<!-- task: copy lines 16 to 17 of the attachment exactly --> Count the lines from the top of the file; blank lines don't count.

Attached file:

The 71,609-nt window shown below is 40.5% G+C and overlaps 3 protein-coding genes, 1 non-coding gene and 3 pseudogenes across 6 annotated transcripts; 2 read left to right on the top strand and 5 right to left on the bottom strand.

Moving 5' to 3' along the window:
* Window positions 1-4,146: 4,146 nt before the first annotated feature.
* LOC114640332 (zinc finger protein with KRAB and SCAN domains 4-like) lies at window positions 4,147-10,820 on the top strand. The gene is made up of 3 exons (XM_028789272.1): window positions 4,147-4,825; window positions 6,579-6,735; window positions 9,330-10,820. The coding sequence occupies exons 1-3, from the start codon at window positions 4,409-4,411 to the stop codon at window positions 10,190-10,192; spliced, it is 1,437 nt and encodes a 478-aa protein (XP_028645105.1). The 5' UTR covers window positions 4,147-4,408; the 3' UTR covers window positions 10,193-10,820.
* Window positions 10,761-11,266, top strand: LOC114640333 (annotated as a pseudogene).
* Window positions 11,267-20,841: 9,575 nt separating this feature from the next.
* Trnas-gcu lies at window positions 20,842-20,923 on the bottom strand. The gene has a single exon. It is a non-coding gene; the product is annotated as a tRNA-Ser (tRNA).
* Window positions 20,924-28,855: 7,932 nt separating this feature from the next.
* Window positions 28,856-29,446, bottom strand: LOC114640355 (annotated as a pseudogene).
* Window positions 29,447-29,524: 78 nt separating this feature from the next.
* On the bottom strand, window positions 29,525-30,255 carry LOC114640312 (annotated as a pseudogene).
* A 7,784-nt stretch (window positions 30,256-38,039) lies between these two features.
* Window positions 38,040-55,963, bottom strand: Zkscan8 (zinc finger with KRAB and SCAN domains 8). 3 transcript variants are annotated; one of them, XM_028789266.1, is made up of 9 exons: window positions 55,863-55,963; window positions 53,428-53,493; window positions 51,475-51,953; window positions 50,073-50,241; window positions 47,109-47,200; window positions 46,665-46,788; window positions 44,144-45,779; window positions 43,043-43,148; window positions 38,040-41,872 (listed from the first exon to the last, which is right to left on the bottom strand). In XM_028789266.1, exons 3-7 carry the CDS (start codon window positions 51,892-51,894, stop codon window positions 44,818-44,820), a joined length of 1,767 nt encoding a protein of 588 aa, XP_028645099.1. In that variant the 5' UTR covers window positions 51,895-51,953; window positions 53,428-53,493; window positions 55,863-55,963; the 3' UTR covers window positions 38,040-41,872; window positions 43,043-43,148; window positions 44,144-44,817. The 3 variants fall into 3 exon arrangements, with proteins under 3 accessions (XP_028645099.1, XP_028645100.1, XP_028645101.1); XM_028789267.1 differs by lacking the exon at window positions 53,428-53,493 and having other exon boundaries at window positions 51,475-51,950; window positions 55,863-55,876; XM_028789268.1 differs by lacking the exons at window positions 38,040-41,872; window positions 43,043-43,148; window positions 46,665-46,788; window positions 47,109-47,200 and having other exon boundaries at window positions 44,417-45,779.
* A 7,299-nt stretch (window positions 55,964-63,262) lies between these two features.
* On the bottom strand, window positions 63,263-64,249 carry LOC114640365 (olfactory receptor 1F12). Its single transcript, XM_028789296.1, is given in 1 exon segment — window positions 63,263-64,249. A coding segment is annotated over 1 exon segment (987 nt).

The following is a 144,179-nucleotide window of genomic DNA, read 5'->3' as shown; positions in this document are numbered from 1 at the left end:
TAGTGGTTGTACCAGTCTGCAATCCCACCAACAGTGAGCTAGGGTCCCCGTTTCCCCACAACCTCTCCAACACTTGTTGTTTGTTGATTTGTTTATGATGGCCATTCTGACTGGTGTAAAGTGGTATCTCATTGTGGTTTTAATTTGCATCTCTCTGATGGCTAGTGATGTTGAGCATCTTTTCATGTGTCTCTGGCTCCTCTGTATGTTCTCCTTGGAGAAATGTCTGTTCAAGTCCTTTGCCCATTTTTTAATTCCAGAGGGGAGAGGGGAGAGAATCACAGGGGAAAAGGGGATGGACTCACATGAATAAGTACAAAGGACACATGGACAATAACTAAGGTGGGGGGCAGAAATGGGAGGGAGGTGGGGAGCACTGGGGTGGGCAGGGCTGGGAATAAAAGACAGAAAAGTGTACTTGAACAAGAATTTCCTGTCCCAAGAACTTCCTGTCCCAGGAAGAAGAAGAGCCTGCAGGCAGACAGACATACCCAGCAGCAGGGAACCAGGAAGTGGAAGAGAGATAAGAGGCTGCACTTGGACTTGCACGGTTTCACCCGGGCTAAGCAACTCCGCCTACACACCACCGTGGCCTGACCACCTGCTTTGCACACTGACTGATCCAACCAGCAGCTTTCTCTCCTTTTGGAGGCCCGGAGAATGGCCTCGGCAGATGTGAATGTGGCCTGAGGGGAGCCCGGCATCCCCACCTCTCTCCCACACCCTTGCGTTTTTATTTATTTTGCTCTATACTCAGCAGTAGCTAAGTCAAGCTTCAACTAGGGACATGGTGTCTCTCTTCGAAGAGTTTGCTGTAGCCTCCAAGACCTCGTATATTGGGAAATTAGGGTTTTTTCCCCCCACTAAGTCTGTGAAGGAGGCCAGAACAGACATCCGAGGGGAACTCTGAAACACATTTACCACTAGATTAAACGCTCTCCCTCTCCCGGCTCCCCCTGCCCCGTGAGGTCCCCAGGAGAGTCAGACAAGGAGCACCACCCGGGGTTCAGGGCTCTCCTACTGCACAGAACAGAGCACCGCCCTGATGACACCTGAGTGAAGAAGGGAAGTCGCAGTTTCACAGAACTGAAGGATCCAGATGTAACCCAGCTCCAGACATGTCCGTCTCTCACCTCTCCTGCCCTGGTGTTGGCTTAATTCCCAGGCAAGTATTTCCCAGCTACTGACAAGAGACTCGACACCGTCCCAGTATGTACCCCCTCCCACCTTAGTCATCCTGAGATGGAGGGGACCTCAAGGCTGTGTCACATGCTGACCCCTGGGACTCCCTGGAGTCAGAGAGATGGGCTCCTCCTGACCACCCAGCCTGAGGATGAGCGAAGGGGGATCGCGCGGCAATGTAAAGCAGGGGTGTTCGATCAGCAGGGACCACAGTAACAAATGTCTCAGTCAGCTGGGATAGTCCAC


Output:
The following is a 144,179-nucleotide window of genomic DNA, read 5'->3' as shown; positions in this document are numbered from 1 at the left end:
TAGTGGTTGTACCAGTCTGCAATCCCACCAACAGTGAGCTAGGGTCCCCGTTTCCCCACAACCTCTCCAACACTTGTTGTTTGTTGATTTGTTTATGATGGCCATTCTGACTGGTGTAAAGTGGTATCTCATTGTGGTTTTAATTTGCATCTCTCTGATGGCTAGTGATGTTGAGCATCTTTTCATGTGTCTCTGGCTCCTCTGTATGTTCTCCTTGGAGAAATGTCTGTTCAAGTCCTTTGCCCATTTTTTAATTCCAGAGGGGAGAGGGGAGAGAATCACAGGGGAAAAGGGGATGGACTCACATGAATAAGTACAAAGGACACATGGACAATAACTAAGGTGGGGGGCAGAAATGGGAGGGAGGTGGGGAGCACTGGGGTGGGCAGGGCTGGGAATAAAAGACAGAAAAGTGTACTTGAACAAGAATTTCCTGTCCCAAGAACTTCCTGTCCCAGGAAGAAGAAGAGCCTGCAGGCAGACAGACATACCCAGCAGCAGGGAACCAGGAAGTGGAAGAGAGATAAGAGGCTGCACTTGGACTTGCACGGTTTCACCCGGGCTAAGCAACTCCGCCTACACACCACCGTGGCCTGACCACCTGCTTTGCACACTGACTGATCCAACCAGCAGCTTTCTCTCCTTTTGGAGGCCCGGAGAATGGCCTCGGCAGATGTGAATGTGGCCTGAGGGGAGCCCGGCATCCCCACCTCTCTCCCACACCCTTGCGTTTTTATTTATTTTGCTCTATACTCAGCAGTAGCTAAGTCAAGCTTCAACTAGGGACATGGTGTCTCTCTTCGAAGAGTTTGCTGTAGCCTCCAAGACCTCGTATATTGGGAAATTAGGGTTTTTTCCCCCCACTAAGTCTGTGAAGGAGGCCAGAACAGACATCCGAGGGGAACTCTGAAACACATTTACCACTAGATTAAACGCTCTCCCTCTCCCGGCTCCCCCTGCCCCGTGAGGTCCCCAGGAGAGTCAGACAAGGAGCACCACCCGGGGTTCAGGGCTCTCCTACTGCACAGAACAGAGCACCGCCCTGATGACACCTGAGTGAAGAAGGGAAGTCGCAGTTTCACAGAACTGAAGGATCCAGATGTAACCCAGCTCCAGACATGTCCGTCTCTCACCTCTCCTGCCCTGGTGTTGGCTTAATTCCCAGGCAAGTATTTCCCAGCTACTGACAAGAGACTCGACACCGTCCCAGTATGTACCCCCTCCCACCTTAGTCATCCTGAGATGGAGGGGACCTCAAGGCTGTGTCACATGCTGACCCCTGGGACTCCCTGGAGTCAGAGAGATGGGCTCCTCCTGACCACCCAGCCTGAGGATGAGCGAAGGGGGATCGCGCGGCAATGTAAAGCAGGGGTGTTCGATCAGCAGGGACCACAGTAACAAATGTCTCAGTCAGCTGGGATAGTCCAC